He’s slowed down processing of legal immigrants, almost doubling average wait times for those applying for green cards, employment visas, citizenship, and other benefits by the end of 2018. And he’s slashed the refugee admissions cap to a historic low of 18,000, down from 110,000 just two years ago.
Some within his administration want to go even further. Miller has been the architect of sweeping administrative changes that aim to keep out all but the wealthiest immigrants.
He was behind the so-called “public charge regulation,” which would have given immigration officials much more leeway to turn away low-income immigrants based on an evaluation of 20 factors, ranging from the use of certain public benefits programs — including food stamps, Section 8 housing vouchers, and Medicaid — to English language proficiency. That regulation has been blocked by federal courts, but would have affected over 382,000 people seeking to enter the US, extend their visa, or upgrade their temporary visa to a green card.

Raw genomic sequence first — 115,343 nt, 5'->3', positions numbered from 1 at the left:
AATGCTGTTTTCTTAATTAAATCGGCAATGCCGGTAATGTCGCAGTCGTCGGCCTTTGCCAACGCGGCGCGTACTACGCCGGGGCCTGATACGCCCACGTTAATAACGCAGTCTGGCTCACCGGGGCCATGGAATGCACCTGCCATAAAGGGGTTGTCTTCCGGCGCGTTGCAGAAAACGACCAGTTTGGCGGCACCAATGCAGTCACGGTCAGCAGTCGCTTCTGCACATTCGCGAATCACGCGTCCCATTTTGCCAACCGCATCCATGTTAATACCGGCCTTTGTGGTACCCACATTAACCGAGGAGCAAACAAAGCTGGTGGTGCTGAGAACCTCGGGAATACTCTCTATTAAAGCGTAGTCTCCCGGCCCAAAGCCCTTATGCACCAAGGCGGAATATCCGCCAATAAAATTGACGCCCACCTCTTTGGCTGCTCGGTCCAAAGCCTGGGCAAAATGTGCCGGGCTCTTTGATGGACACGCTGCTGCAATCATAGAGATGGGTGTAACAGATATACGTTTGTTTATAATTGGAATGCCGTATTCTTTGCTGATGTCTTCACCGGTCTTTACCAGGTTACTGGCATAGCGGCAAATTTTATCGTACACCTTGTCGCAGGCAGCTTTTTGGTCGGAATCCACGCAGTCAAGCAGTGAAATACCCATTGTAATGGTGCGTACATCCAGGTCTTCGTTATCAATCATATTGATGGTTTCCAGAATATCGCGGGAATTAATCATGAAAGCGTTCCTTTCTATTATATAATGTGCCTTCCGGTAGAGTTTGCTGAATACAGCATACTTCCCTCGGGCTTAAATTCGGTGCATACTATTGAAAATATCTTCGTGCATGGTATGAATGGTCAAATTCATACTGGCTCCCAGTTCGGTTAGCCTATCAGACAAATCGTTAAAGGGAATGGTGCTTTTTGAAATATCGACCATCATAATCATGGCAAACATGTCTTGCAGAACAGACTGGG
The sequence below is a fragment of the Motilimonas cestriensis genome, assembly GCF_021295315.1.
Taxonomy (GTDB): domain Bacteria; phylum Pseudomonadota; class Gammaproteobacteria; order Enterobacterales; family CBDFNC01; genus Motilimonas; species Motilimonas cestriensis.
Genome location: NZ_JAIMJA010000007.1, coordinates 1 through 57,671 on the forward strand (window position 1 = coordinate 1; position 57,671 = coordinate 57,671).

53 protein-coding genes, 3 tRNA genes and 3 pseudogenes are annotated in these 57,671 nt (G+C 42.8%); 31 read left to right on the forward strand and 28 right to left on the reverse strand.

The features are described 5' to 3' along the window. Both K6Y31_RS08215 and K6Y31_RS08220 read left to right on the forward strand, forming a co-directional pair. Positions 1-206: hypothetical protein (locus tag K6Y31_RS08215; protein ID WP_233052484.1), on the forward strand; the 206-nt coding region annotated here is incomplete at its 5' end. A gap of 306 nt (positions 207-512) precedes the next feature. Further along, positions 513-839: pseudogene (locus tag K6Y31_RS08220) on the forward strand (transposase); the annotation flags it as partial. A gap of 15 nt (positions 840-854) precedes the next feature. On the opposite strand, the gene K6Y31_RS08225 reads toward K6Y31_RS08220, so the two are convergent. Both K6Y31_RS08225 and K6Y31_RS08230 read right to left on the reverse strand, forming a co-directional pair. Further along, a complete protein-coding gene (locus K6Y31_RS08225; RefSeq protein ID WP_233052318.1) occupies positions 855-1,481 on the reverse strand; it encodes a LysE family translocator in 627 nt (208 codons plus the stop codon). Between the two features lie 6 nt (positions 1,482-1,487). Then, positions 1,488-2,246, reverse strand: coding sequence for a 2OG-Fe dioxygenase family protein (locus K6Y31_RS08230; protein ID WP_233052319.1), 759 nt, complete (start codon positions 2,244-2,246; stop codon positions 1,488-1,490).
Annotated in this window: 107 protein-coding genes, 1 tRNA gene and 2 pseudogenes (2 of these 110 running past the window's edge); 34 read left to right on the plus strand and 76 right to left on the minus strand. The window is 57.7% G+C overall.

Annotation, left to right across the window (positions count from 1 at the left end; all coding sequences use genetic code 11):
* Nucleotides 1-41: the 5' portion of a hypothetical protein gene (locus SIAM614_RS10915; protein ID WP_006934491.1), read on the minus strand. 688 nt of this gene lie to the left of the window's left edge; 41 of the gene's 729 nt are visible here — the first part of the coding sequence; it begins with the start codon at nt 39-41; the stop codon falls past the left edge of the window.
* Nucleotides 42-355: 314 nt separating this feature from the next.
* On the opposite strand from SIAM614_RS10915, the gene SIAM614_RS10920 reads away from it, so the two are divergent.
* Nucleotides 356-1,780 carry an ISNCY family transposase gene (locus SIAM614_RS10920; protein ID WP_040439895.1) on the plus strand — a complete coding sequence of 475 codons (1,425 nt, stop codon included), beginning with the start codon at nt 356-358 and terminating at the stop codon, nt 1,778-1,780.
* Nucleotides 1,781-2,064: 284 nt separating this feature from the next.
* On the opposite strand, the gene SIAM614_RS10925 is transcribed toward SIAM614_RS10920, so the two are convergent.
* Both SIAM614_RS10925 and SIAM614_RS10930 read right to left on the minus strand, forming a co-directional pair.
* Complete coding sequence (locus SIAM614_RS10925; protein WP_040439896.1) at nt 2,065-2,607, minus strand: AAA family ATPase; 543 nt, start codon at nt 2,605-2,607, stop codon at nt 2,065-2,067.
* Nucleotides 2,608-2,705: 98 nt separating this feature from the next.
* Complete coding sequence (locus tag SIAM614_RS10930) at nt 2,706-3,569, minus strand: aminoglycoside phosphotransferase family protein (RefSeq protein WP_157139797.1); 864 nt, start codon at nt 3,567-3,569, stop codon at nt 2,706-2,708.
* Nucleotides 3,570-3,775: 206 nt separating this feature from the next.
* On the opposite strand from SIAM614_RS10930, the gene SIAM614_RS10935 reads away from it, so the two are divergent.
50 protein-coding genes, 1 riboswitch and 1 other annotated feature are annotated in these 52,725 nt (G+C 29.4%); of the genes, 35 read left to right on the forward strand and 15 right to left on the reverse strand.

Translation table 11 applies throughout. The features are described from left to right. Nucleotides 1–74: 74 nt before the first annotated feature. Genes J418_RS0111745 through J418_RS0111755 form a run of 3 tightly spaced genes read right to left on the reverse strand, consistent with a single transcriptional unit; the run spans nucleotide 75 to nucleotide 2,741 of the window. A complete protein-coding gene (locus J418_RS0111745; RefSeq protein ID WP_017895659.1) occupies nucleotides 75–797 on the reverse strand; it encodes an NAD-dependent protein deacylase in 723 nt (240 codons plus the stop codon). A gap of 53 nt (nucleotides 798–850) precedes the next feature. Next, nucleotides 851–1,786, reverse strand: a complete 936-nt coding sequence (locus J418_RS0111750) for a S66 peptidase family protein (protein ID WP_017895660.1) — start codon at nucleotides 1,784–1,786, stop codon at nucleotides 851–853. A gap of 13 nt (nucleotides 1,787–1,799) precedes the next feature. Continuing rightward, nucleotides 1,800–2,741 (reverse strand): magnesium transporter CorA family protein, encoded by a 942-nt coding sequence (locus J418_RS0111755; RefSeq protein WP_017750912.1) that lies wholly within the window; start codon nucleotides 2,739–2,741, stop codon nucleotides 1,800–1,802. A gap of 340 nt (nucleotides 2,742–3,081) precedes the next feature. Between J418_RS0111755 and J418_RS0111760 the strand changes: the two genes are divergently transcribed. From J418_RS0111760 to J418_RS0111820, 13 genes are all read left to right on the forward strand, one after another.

“[Immigration] touches upon everything, but the goal is to create an immigration system that enhances the vibrancy, the unity, the togetherness and the strength of our society,” Miller told the Washington Post.
Trump’s son-in-law and senior adviser Jared Kushner has also reportedly been working on an immigration reform plan that wouldn’t raise immigration levels, but it would move toward a points-based system under which immigrants with higher levels of education, English language skills, and job offers from US companies would be prioritized over family members of US citizens and permanent residents.
Kushner’s plan would need to be passed in Congress, an unlikely prospect when immigration issues have never been so politically fraught. But Trump’s proclamation accomplishes similar goals without needing to capitulate to Democrats, so long as it survives in court.
Thus far, the proclamation’s journey through the courts has not proceeded as the Trump administration would have liked. But with a Supreme Court that has already recognized this president’s broad powers to restrict immigration where the administration can provide a rationale, there’s no telling whether the justices will view this case differently when it finally comes before them.
Author: Nicole Narea